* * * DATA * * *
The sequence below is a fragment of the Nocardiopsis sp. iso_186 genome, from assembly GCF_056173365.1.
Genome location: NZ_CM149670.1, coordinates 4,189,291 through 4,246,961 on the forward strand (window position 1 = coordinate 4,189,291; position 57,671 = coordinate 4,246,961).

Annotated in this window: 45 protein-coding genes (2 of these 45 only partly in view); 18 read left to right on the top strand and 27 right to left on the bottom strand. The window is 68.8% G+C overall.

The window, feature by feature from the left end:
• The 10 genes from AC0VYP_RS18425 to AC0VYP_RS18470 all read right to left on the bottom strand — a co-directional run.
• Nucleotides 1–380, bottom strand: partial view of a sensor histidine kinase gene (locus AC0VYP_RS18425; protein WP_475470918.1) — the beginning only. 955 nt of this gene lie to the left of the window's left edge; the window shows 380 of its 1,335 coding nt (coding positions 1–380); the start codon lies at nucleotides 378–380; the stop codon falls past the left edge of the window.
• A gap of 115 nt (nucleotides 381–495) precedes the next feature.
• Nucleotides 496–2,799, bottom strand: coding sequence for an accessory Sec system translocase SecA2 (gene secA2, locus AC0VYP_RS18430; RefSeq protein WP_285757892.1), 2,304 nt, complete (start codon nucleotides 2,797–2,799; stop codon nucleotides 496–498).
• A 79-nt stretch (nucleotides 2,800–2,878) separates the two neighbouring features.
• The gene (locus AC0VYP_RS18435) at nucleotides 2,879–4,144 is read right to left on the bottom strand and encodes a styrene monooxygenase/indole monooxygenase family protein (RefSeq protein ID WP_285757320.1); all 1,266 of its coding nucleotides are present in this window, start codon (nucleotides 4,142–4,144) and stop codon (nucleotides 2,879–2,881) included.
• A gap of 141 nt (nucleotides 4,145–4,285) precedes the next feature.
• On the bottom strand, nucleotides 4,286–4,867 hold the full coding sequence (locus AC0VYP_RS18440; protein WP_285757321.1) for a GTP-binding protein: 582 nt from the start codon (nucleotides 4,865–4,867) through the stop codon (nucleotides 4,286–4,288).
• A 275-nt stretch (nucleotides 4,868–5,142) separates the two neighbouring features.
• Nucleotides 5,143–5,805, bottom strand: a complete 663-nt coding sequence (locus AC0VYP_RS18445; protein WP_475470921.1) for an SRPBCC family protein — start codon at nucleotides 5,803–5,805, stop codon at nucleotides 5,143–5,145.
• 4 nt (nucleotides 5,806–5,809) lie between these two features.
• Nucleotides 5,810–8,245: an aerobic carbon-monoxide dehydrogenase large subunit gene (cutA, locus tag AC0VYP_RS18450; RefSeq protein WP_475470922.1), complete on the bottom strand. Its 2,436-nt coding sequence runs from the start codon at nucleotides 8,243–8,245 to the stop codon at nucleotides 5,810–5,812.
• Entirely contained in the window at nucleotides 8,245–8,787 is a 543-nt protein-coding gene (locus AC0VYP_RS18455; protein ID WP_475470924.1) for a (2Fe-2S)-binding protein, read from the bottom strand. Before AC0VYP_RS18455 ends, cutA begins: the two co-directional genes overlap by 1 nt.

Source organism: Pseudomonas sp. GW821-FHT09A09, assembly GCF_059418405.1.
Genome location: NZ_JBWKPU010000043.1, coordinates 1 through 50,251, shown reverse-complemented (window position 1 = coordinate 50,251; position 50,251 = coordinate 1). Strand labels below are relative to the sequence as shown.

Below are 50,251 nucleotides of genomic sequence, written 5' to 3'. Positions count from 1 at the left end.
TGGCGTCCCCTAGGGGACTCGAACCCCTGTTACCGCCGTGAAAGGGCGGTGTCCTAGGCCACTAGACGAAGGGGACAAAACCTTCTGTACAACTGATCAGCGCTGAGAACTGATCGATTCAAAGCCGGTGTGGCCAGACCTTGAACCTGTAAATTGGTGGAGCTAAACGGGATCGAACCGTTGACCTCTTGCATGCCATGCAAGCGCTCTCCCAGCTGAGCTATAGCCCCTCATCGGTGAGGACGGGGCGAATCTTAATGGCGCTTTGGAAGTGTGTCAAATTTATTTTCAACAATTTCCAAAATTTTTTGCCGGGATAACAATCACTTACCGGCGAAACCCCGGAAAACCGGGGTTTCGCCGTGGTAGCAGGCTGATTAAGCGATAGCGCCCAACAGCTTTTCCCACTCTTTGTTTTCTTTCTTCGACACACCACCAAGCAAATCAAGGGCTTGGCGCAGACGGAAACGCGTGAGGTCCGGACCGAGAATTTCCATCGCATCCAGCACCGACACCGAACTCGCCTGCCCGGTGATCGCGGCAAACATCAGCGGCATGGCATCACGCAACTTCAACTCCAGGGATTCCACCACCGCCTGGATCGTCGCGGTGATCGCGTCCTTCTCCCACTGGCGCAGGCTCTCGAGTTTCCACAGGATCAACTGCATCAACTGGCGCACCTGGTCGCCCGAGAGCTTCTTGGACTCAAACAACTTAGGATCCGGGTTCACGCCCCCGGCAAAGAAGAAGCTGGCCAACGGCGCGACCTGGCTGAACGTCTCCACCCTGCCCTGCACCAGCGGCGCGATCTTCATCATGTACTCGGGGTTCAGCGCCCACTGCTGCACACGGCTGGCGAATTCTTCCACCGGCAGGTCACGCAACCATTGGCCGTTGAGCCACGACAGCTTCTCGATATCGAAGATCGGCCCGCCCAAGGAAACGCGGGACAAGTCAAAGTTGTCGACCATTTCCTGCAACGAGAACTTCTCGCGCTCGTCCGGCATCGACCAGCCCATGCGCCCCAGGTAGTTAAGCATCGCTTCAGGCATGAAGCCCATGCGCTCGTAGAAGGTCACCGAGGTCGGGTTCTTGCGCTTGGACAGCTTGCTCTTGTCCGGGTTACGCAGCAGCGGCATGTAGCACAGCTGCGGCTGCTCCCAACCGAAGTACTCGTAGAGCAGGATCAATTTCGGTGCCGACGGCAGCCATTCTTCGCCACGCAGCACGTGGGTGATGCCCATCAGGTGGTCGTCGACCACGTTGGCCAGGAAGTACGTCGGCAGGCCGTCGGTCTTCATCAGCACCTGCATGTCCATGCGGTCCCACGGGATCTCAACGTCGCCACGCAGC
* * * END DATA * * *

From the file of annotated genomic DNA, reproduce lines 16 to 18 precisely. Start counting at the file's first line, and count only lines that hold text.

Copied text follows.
• Nucleotides 5,810–8,245: an aerobic carbon-monoxide dehydrogenase large subunit gene (cutA, locus tag AC0VYP_RS18450; RefSeq protein WP_475470922.1), complete on the bottom strand. Its 2,436-nt coding sequence runs from the start codon at nucleotides 8,243–8,245 to the stop codon at nucleotides 5,810–5,812.
• Entirely contained in the window at nucleotides 8,245–8,787 is a 543-nt protein-coding gene (locus AC0VYP_RS18455; protein ID WP_475470924.1) for a (2Fe-2S)-binding protein, read from the bottom strand. Before AC0VYP_RS18455 ends, cutA begins: the two co-directional genes overlap by 1 nt.

Source organism: Pseudomonas sp. GW821-FHT09A09, assembly GCF_059418405.1.